I saw this post today from Steve Rubel called Five Reasons Why A Pay Per Click Recession Looms and it got me thinking about a post I've been meaning to write. Couple that with the announcement that AOL is laying off 2,000 people (see this analysis by Kara Swisher over at BoomTown) and I think you can see a post forming. Also Reuters has an article called Ad dollars flood web, but will they go far enough that talks about how web advertising may be over-hyped. So between those articles and the New York Times article that Steve referenced it got me thinking having we seen this movie before? Now, I won't get tit for tat with Steve because he brings up a lot of valid observations, but I don't think a PPC Recession is coming, definitely a slow down in growth rates. I also don't believe CPAs will push CPC aside and that's mainly because I've seen this movie before.
Steve's 5 reasons are Clutter, Declining Relevance of Traffic unless it results in an action, Rising Costs, Marketers Spread The Ball Around, and Search Ads Are Viewed As Untrustworthy and all of them can be extrapolated to advertising in general, not just search. Let's use Steve's reasons with my own historical perspective of why a recession isn't looming, but a revaluation of the expectations of online advertising is going to occur.
- CLUTTER: Way back in my early days of online advertising at AT&T circa 1998, we had a theory that said "if you bought all of the major portals (aka on ramps to the internet) you can reduce the amount of competitive ads that a user could see" and thus AT&T had deals with Yahoo, Excite, Lycos, and iVillage (AOL had a deal with MCI). AT&T paid through the nose for these deals and I had the honor of canceling them one by one as the deals didn't pan out. Basically, advertisers, who only now are discovering the internet, are shifting ad dollars away from more traditional vehicles to online; this means that inventory will tighten, costs will rise, and then advertisers will start to wonder, why did I shift those dollars in the first place.
- DECLINING OF RELEVANT TRAFFIC: Back in the old days people wanted to know about eyeballs - how many people saw my ad or how many people visited my website. Personally because I grew up in a direct response, results oriented world I always wanted to know about conversions and what my CPA was. In fact, it let me buy on a CPA basis even back in 1998. CPA dealsc peaked around 2002 when inventory supplies were easy. CPCs, CPMs, CPAs don't matter all that much because what really matters is whether you are hitting your goals (a poorly performing CPA deal means you get nothing and that includes impressions).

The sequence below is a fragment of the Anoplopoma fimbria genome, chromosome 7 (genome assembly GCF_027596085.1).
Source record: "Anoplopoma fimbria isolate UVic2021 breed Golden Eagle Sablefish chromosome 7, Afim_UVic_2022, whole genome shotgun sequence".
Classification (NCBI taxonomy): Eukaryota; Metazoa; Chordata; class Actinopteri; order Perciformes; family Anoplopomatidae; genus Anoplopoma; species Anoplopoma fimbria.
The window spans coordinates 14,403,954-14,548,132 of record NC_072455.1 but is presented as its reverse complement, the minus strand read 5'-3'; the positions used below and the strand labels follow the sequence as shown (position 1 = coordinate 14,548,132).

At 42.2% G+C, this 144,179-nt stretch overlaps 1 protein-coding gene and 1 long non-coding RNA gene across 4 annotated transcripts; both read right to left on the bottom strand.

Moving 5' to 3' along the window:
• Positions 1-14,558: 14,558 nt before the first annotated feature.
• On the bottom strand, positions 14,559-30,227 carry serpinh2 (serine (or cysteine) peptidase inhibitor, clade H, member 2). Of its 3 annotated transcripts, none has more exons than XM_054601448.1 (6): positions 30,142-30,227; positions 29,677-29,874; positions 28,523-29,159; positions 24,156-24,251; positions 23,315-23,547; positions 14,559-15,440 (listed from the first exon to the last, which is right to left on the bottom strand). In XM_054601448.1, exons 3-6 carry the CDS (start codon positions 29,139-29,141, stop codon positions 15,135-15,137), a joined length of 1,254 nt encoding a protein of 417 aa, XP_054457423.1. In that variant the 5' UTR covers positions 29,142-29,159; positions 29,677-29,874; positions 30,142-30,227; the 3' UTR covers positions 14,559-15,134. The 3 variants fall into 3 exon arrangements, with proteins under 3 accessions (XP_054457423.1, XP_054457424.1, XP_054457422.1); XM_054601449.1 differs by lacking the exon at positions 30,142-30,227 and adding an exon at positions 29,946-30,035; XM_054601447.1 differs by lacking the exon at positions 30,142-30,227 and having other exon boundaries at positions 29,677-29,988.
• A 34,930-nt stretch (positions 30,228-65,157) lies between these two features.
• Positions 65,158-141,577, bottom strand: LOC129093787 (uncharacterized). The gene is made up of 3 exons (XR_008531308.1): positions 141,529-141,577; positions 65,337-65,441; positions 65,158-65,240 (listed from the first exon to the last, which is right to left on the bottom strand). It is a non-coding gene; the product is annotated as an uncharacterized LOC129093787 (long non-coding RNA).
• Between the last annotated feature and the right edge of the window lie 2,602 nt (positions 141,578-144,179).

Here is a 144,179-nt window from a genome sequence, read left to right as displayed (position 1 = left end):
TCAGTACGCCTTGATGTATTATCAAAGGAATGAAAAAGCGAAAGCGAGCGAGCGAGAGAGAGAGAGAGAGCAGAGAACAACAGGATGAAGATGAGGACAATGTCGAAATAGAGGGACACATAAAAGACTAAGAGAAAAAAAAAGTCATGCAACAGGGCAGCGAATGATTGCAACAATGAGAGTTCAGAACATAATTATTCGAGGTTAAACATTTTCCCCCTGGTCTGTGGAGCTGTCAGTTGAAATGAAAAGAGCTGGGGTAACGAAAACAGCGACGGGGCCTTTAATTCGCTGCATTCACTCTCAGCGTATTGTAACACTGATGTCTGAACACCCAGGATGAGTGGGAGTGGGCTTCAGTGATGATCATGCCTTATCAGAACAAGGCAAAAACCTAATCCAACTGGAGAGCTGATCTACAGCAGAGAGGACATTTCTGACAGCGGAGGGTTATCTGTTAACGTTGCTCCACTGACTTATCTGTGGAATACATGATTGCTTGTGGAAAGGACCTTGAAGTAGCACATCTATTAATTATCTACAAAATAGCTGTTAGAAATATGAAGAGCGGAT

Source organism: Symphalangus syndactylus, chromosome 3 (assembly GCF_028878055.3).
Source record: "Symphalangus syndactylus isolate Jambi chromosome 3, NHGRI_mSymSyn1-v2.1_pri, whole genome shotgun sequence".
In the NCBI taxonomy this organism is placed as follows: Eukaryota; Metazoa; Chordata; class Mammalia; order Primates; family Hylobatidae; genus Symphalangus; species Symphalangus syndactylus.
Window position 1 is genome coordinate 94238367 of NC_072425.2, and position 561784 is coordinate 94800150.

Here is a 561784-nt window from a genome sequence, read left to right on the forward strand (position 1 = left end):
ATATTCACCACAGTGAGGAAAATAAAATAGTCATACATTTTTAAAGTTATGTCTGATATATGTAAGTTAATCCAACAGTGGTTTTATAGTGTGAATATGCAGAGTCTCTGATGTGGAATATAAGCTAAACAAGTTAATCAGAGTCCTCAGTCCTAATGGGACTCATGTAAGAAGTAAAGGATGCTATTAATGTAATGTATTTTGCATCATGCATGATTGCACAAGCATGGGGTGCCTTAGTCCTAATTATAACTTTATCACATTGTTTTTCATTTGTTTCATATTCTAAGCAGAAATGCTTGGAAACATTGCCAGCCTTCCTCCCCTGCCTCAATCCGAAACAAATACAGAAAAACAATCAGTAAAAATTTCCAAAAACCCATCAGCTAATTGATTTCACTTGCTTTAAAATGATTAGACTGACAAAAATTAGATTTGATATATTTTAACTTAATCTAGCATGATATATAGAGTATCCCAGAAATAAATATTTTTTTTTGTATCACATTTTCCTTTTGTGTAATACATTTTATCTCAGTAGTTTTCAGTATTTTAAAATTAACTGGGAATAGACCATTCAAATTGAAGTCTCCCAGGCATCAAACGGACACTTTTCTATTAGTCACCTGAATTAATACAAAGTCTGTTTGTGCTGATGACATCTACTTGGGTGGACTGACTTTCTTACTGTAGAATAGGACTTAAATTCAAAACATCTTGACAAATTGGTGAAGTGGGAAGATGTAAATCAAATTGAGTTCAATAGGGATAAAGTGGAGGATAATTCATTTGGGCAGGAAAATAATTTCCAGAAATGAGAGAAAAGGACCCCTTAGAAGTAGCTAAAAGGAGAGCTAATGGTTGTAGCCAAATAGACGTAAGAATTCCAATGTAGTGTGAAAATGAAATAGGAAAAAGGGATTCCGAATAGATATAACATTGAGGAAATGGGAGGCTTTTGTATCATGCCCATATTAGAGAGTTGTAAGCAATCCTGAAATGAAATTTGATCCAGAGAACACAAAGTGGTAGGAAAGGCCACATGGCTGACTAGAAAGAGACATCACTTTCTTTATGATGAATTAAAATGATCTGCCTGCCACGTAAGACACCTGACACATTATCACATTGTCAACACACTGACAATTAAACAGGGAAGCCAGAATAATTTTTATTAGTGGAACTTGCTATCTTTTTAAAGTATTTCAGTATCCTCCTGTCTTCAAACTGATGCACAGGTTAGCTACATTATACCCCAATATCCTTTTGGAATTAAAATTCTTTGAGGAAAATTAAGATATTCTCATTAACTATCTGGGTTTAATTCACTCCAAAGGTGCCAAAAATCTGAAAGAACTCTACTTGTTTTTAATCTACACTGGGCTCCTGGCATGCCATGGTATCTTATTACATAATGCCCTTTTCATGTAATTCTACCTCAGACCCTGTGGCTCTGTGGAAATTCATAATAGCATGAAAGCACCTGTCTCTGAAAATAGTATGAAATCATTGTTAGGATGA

- RISING COSTS: See above and I don't just think it is a search problem, but search has probably the most to lose. When costs rise advertisers will start to turn back to Direct Mail (yes I wrote that) for a segment of customers and even TV ads. A very smart person (Norm Lehoullier formerly of Grey Interactive) once told me that every medium has its place and for direct mail it might be for an older audience.
- SEARCH ADS ARE VIEWED AS UNTRUSTWORTHY: What ad isn't? Search just seems to be more trusting probably due to relevancy factors as well as mixing up of organic search with paid search. That's always been an erroneous observation.
- MARKETERS SPREAD THE BALL AROUND: This is probably the most significant problem for any site owner and not just search. There are so many sites out there that try to have specific content to attract more ad dollars (proof see the multitudes of social networking sites) that it becomes harder and harder to figure out where to place your dollars. Blogs, social networks, Google, Yahoo, ad networkers the list goes on and on. Try figuring out which ad network to place your dollars with. All of them claim they have the best sites, the cheapest inventory, the best behavioral targeting, the best results, etc. This is a widespread problem for the industry and the way it will shake out will be marketers will stick with the bigger sites and the bigger networks only because they hopefully will control more of a user's time during a day and they have less attention to spend on the one highly relevant site that delivers little volume. Why do you think MSN, AOL, Yahoo, and Google are gobbling up other sites? The battle will be not for users but for average time spent on a site.
Really, this movie has been seen before. It will shake out like it always does which is a few big players controlling as much of the ad dollars as they can. That's why there is a consolidation occurring and when you can't get enough of your forecasted share of revenue, big layoffs can occur like they are at AOL. Google, Yahoo, and even MSN will survive because they will make the acquisitions that are needed to keep going. I'm not ready to forecast doom for Google or search, not when there are still more advertisers to jump into the mix (small business and local merchants).